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U.S. Economy Expands 3.4% in Q4

economy
Economy concept | Image by Javier Ghersi/Getty Images

The United States economy grew more than expected in the fourth quarter of 2023 despite mounting financial pressures on consumers and businesses alike.

The U.S. economy expanded an annualized 3.4% in Q4 2023, a slight increase from the “advanced” and “second” estimates of 3.3% and 3.2%, respectively, according to the latest Gross Domestic Product (GDP) data from the Bureau of Economic Analysis (BEA).

Final estimates for real GDP “primarily reflected upward revisions to consumer spending and nonresidential fixed investment that were partly offset by a downward revision to private inventory investment,” per the BEA news release.

Although the U.S. economy demonstrated resilience by expanding 3.3% in the last three months of 2023, the pace of growth was slower compared to the 4.9% seen in the three months ending in September.

This deceleration in real GDP from Q3 to Q4 resulted from a downturn in private inventory investment and slowdowns in federal government spending, residential fixed investment, and imports.

Even though data suggests the federal government is spending less, everyday Americans are watching trillions of taxpayer dollars get wasted on programs or sent overseas, as The Dallas Express previously reported.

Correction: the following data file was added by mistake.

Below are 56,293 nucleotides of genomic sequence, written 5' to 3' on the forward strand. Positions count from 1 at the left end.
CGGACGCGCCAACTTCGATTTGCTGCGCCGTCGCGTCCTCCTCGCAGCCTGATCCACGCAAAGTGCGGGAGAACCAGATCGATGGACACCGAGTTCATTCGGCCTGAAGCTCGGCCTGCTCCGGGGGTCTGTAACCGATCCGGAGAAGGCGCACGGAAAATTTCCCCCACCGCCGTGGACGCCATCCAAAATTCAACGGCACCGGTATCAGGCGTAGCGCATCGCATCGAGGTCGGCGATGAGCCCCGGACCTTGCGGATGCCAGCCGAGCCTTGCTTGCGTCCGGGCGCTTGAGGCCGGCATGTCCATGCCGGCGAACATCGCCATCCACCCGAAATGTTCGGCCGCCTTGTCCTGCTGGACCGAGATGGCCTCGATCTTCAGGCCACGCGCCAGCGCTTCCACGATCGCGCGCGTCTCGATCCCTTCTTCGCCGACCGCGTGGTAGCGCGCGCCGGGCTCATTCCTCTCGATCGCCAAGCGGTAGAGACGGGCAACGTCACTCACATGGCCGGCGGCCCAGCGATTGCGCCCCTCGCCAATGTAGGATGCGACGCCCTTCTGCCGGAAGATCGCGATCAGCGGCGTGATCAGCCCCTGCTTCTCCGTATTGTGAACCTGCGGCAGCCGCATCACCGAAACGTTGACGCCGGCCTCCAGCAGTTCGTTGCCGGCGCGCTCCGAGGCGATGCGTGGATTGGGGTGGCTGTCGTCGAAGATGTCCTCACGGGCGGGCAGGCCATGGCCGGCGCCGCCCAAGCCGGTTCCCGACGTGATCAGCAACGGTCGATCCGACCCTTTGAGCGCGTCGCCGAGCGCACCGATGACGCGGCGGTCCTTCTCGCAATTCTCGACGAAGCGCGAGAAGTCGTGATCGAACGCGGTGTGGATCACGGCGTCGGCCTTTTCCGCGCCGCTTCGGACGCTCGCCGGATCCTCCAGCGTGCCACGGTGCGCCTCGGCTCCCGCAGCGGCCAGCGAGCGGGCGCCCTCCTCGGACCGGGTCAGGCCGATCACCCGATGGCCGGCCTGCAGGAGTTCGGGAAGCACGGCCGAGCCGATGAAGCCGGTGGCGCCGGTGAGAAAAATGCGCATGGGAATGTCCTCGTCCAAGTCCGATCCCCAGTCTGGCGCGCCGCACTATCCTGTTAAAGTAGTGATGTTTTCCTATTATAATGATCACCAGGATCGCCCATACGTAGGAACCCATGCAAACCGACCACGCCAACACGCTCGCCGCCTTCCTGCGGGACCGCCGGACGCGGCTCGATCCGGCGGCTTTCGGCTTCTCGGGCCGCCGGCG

Despite pork-filled bills, persistent inflation, higher borrowing costs, and ongoing recession fears, the economy remains strong, according to Bill Adams, chief economist at Comerica Bank in Dallas, reported Reuters.

“The economy is in good shape,” said Adams, “It is operating on a more even keel than during the pandemic and its immediate aftermath.”

Even though the March 28 report is good news for the economy, it may push the Federal Reserve to hold interest rates higher for longer. Fed Chair Jerome Powell has stressed the Central Bank’s need to assess additional incoming data before deciding to lower interest rates.

Economic data for 2024 have already shown inflation rebounding higher in January and February. Ultimately, solid growth in Q4 complicates the Fed’s job and increases the likelihood of additional rate hikes, which could be a tipping point for bigger banks and nonbank lenders with looming commercial real estate loan losses.

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